Generally, in the manufacture of the magneto-resistive element, an Si (silicon) substrate is used from the view points of mass-production and cost-down. Since the Si substrate is thin, its strain resistivity is low. Accordingly, the saturation characteristic of the output of the magnetoresistive element is deteriorated. The characteristics of the magneto-resistive elements are much dispersed. The deterioration of the strain resistivity results in the central point potential deviation (the potential deflection of the junction between the two ferromagnetic strips) due to piezo-resistance effect. Accordingly, an expensive alumina substrate should be used for a contactless switch requiring high accuracy. Moreover, for the magnetoresistive element, it is preferable to select an alloy system whose magnetoresistive anisotropy ratio (Δρ/ρo) is large. The conventional alloy for such purpose is 76 Ni-24 Co alloy. However, its magnetostriction constant is large, and its strain resistivity is not improved.
An object of this invention is to provide a alloy for a magnetoresistive element and a method of manufacturing the same by which the above described problems can be solved.
Another object of this invention is to provide an alloy for a magnetoresistive element whose magnetostriction constant is small and moreover whose magnetoresistance anisotropy ratio is large, and to provide a method of manufacturing such an alloy.
In accordance with an aspect of this invention, an alloy for a magnetoresistive element has an ordered phase with superstructure (superlattice) and consists of nickel and cobalt atoms, and the ratio of the nickel atoms to the cobalt atoms by the number of atoms being substantially within the range of 40:60 to 60:40.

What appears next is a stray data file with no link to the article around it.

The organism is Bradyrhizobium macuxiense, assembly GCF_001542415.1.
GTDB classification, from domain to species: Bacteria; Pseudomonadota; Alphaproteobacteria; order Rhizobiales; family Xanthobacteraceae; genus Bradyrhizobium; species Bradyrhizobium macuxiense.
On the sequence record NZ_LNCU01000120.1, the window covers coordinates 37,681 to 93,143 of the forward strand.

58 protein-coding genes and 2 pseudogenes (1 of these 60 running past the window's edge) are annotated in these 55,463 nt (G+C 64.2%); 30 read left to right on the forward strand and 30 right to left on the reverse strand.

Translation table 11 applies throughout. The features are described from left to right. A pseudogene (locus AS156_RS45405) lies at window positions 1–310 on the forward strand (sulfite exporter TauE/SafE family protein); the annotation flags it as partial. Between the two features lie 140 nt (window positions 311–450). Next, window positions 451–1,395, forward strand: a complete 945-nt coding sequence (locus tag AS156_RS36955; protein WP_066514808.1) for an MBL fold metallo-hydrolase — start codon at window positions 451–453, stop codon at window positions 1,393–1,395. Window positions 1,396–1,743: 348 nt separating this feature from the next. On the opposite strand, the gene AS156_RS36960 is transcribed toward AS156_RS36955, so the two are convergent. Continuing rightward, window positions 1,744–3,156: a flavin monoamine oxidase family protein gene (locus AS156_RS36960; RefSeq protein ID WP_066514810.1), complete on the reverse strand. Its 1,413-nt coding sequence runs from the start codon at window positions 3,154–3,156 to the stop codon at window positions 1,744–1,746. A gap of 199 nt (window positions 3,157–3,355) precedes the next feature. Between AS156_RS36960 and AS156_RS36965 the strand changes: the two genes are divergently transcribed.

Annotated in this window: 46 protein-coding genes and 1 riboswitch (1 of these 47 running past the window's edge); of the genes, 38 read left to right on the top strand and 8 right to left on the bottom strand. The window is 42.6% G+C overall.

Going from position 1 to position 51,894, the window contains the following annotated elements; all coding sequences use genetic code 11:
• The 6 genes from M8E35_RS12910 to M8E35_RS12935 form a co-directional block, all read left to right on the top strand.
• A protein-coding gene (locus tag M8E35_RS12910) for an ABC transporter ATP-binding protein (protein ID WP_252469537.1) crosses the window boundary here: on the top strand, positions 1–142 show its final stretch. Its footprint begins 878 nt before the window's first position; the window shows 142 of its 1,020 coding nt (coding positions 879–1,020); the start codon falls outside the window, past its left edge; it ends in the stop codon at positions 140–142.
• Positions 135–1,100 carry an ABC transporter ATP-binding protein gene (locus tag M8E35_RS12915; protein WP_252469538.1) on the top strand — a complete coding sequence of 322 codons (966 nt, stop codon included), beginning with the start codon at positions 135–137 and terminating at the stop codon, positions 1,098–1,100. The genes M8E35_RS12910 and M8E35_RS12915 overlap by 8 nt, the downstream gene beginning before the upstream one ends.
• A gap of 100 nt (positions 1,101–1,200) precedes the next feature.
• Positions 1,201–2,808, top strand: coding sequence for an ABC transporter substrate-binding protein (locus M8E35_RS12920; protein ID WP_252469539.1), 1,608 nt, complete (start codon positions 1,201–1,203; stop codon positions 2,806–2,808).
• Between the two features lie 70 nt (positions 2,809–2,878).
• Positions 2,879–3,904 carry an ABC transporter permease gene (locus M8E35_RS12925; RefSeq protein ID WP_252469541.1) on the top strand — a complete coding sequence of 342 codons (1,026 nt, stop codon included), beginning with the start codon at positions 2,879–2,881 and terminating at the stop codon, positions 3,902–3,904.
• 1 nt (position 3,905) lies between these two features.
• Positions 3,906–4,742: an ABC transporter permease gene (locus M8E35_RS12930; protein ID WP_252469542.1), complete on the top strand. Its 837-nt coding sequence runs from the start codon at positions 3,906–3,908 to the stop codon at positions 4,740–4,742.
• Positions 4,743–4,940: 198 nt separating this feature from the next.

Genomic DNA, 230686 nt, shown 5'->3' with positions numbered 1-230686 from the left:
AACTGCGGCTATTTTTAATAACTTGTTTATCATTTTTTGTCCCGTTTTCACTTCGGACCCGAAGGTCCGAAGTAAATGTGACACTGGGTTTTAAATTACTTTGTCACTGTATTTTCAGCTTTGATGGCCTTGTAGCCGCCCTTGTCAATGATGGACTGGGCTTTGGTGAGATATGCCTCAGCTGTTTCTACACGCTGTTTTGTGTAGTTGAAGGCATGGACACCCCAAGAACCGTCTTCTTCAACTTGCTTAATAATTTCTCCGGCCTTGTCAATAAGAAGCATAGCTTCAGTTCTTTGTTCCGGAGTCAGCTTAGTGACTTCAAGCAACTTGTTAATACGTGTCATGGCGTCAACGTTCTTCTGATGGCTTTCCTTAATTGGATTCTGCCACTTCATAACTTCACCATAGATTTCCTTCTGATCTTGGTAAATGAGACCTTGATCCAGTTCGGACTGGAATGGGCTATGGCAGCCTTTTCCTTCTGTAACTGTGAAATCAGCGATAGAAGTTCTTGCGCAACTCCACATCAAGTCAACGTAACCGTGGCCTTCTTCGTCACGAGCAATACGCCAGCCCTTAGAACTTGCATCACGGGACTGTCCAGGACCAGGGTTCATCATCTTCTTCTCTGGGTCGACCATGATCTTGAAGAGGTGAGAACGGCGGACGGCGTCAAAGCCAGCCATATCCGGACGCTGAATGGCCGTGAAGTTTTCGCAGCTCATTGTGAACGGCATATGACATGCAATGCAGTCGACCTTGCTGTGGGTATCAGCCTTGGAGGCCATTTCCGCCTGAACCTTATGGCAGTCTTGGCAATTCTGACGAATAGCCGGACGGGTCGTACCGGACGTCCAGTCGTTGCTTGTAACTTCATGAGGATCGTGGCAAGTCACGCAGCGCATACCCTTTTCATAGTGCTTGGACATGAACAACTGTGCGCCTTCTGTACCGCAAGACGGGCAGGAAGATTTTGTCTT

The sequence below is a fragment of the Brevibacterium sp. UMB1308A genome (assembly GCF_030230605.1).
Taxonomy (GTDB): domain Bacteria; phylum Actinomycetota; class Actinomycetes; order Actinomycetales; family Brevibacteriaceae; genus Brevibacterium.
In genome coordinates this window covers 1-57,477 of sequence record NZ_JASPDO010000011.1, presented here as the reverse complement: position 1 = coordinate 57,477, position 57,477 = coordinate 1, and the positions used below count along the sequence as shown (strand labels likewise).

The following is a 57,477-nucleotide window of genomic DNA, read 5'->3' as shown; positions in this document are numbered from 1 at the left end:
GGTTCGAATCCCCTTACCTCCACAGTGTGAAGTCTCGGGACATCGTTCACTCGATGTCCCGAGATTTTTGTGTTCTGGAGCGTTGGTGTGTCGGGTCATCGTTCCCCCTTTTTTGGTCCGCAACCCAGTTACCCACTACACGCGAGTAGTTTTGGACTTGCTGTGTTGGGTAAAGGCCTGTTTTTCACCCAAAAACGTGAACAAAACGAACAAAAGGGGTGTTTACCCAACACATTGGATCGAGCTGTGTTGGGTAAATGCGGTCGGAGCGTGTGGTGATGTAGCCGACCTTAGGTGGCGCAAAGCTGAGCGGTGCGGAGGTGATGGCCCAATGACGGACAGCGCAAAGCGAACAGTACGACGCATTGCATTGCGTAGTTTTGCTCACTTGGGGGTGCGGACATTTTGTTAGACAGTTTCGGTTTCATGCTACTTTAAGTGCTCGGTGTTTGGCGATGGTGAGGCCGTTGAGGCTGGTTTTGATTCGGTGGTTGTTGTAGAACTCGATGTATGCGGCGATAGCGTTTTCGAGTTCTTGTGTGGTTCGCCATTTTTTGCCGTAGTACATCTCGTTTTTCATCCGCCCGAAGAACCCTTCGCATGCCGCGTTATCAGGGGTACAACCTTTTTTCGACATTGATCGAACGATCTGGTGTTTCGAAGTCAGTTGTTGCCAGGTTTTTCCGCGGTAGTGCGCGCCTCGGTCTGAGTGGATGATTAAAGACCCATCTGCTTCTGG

In accordance with another aspect of this invention, a method of manufacturing an alooy for a magnetoresistive element includes the steps of preparing a substrate for a magnetoresistive element, and forming so a nickel-cobalt alloy film on the substrate at the temperature of more than 250° C. that the alloy has an ordered phase with superstructure and the ratio of the nickel atoms to the cobalt atoms by the number of atoms is within the range of 40:60 to 60:40.
Generally, it is known that an Ni-Co alloy has a relatively large magneto-resistance anisotropy ratio Δρ/ρo in comparison with other ferromagnetic alloys. The Ni-Co alloy has crystallographically face-centered-cubic structure on whose lattice points Ni atoms and Co atoms are arranged.